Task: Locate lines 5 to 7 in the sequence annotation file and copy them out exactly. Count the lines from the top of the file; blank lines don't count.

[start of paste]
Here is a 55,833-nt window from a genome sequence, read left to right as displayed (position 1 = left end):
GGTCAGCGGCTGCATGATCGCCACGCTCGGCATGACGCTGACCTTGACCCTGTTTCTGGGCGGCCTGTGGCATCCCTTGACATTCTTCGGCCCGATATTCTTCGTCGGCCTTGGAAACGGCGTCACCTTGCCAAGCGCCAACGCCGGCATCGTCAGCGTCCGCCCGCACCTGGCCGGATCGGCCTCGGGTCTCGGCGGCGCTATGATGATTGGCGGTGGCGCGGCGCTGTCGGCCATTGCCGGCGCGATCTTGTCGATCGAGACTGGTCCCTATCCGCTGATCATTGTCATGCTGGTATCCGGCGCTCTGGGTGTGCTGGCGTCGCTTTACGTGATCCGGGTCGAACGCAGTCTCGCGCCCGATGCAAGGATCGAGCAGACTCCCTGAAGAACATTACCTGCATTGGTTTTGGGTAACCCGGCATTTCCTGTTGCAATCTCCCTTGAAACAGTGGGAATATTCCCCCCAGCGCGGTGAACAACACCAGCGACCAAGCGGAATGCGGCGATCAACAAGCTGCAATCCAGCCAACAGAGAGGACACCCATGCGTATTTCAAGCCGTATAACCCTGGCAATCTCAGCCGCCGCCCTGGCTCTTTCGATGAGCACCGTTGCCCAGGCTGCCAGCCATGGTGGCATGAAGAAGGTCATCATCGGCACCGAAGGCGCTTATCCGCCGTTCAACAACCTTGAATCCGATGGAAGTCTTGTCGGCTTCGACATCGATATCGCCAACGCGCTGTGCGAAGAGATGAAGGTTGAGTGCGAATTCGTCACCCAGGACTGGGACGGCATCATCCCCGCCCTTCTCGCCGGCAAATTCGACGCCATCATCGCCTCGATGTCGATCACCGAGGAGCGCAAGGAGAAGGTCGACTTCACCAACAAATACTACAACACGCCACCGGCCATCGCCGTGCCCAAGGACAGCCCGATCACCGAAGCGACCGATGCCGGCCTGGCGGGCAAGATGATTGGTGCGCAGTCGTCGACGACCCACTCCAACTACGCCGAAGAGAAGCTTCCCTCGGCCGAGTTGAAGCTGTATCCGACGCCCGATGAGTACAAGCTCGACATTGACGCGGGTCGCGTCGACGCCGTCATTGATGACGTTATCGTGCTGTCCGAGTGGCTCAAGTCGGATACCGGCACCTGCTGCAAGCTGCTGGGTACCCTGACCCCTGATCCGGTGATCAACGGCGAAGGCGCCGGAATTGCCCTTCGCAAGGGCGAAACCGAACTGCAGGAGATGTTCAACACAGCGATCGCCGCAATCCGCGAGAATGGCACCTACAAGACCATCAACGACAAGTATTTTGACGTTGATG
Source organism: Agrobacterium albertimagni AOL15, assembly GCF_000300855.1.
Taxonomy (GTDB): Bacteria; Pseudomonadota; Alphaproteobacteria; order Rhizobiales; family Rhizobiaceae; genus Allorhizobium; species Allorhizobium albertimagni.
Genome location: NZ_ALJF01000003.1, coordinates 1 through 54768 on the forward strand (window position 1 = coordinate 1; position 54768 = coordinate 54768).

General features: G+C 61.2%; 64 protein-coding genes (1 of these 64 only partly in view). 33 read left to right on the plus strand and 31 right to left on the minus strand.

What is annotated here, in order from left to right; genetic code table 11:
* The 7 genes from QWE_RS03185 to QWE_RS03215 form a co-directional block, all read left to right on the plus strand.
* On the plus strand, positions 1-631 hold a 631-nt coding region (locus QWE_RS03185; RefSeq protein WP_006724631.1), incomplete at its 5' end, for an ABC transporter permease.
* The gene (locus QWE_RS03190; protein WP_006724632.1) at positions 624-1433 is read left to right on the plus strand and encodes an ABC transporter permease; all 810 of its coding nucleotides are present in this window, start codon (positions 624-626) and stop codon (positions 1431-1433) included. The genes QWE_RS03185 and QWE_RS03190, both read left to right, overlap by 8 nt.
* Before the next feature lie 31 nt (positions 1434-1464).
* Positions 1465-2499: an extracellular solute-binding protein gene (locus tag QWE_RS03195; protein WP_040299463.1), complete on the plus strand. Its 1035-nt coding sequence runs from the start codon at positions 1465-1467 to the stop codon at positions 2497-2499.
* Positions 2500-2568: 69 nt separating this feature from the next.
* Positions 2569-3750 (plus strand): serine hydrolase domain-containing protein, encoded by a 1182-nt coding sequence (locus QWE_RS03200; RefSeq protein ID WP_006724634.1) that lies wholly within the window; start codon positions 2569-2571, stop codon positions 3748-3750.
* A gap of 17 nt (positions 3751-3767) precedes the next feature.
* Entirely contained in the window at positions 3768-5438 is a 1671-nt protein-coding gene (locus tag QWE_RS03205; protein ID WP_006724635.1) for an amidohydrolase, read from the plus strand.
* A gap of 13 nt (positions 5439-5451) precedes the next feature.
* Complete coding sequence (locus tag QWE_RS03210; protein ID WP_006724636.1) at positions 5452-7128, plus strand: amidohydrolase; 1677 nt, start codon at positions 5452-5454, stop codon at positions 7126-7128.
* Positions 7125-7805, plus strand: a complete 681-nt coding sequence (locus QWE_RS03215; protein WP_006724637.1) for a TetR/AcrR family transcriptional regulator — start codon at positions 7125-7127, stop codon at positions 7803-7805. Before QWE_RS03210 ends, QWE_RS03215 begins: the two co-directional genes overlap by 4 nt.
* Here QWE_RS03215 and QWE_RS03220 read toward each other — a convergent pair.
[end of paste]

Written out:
Genome location: NZ_ALJF01000003.1, coordinates 1 through 54768 on the forward strand (window position 1 = coordinate 1; position 54768 = coordinate 54768).

General features: G+C 61.2%; 64 protein-coding genes (1 of these 64 only partly in view). 33 read left to right on the plus strand and 31 right to left on the minus strand.

What is annotated here, in order from left to right; genetic code table 11: